Background: The role of humoral immunity has been well established in reducing infection risk and facilitating viral clearance in patients with COVID-19. However, the relationship between specific antibody responses and severity of COVID-19 is less well understood. Methods: To address this question and identify gaps in knowledge, we utilized the methodology of a scoping review to interrogate risk of infection and clinical outcomes of COVID-19 in patients with iatrogenic and inborn humoral immunodeficiency states based on existing literature. Results: Among patients with iatrogenic B-cell depletion, particularly with agents targeting CD20, our analysis found increased risk of severe COVID-19 and death across a range of underlying disease states. Among patients with humoral inborn errors of immunity with COVID-19, our synthesis found that patients with dysregulated humoral immunity, predominantly common variable immunodeficiency (CVID), may be more susceptible to severe COVID-19 than patients with humoral immunodeficiency states due to X-linked agammaglobulinemia and other miscellaneous forms of humoral immunodeficiency. There were insufficient data to appraise the risk of COVID-19 infection in both populations of patients. Conclusions: Our work identifies potentially significant predictors of COVID-19 severity in patients with humoral immunodeficiency states and highlights the need for larger studies to control for clinical and biologic confounders of disease severity.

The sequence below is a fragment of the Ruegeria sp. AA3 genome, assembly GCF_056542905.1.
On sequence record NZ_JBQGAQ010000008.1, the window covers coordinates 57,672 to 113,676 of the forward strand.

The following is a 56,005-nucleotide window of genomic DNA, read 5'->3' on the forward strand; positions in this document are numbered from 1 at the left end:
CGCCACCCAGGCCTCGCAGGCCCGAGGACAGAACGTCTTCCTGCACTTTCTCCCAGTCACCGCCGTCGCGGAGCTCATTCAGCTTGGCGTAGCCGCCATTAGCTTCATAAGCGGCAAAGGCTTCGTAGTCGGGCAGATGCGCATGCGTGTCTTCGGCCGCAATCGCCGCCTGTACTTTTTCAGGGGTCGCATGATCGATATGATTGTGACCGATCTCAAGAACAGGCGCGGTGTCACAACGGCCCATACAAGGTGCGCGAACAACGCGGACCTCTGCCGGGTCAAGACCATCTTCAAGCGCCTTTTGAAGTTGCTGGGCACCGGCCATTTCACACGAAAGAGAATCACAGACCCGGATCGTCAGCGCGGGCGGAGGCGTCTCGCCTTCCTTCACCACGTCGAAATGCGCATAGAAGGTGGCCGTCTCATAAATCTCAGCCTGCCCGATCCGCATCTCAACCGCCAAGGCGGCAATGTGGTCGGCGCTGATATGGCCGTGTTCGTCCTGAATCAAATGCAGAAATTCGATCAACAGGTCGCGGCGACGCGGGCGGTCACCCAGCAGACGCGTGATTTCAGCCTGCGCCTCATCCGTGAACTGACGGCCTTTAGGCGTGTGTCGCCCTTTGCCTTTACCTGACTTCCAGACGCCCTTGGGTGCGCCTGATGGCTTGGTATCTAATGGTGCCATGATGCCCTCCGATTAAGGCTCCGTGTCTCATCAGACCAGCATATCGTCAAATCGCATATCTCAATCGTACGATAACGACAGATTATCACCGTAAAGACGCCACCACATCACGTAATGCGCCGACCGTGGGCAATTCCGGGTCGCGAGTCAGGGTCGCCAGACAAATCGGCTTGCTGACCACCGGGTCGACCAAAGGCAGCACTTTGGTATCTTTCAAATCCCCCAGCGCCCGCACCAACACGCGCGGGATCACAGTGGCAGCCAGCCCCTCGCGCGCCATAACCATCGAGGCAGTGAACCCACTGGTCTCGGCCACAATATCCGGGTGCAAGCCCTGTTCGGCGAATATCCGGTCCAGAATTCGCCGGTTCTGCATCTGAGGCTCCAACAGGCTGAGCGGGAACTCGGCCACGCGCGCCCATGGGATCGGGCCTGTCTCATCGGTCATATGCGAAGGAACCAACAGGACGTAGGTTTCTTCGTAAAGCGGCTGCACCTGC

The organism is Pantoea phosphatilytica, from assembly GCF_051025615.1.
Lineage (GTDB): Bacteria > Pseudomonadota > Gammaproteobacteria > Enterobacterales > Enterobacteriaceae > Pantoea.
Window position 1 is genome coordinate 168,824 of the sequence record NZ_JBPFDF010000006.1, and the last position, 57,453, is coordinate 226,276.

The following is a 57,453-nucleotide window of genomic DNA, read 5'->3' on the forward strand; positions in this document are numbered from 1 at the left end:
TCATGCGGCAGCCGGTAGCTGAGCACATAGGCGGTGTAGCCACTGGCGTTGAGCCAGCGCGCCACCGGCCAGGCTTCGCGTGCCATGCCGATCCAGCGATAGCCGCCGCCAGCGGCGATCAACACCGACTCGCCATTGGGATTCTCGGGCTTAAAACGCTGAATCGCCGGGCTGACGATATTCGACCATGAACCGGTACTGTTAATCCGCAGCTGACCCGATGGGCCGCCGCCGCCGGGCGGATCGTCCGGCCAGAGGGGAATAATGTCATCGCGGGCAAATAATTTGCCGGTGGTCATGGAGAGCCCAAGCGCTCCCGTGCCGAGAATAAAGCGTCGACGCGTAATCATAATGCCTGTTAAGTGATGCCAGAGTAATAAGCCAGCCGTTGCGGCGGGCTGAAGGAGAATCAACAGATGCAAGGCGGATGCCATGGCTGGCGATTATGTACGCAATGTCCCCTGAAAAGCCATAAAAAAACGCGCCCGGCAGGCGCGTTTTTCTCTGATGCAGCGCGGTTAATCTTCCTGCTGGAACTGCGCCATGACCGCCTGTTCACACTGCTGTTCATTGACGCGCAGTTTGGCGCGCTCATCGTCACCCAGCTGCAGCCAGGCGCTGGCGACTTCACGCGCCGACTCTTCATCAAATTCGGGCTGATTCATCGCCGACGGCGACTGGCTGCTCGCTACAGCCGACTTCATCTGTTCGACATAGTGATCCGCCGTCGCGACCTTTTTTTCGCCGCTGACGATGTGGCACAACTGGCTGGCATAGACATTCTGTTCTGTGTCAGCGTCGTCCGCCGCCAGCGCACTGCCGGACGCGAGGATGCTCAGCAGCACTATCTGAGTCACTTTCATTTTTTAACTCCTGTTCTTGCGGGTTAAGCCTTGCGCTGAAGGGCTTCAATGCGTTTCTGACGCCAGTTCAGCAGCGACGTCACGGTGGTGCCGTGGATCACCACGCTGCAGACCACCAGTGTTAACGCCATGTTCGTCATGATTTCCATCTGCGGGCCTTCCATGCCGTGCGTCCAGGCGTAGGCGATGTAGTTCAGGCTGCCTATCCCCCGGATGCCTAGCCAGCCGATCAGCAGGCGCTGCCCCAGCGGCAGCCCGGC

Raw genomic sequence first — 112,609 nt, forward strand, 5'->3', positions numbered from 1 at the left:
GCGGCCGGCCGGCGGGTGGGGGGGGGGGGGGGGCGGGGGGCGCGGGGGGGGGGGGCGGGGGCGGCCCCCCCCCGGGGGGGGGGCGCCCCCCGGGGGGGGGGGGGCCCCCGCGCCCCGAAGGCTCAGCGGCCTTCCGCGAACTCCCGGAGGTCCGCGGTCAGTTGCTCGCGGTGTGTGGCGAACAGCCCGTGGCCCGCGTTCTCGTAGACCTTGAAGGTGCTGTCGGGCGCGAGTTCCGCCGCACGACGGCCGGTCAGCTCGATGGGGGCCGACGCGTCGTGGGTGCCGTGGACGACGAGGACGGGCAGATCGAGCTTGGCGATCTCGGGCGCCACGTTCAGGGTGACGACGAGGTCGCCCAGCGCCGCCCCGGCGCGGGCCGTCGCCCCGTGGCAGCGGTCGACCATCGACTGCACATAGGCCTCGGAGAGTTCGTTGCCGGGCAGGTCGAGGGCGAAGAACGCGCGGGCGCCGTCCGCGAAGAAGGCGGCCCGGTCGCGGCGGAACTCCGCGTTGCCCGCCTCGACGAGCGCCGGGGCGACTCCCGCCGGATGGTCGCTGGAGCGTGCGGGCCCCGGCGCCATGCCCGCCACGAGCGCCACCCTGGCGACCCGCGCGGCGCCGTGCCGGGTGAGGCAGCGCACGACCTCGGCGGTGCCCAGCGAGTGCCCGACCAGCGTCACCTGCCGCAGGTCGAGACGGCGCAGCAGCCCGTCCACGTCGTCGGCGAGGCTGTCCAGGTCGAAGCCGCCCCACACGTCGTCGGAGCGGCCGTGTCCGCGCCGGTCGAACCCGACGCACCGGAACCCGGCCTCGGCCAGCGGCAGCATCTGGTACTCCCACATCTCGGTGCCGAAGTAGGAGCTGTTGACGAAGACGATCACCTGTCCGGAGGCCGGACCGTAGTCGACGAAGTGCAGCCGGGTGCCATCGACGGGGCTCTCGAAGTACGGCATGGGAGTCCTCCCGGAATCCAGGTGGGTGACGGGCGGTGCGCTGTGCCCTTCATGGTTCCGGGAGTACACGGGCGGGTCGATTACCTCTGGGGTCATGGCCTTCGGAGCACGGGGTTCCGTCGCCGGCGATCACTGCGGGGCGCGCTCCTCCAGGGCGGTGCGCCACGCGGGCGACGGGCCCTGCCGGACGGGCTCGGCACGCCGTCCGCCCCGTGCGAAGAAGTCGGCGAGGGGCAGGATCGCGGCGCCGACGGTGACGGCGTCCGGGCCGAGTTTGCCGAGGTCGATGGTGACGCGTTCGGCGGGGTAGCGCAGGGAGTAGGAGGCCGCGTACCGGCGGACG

Bibliographical noteFunding Information:
This work was supported by The R J Fasenmyer Center for Clinical Immunology Research Endowment.
© 2021 Pathogens and Immunity.
- Inborn errors of immunity
- Scoping Review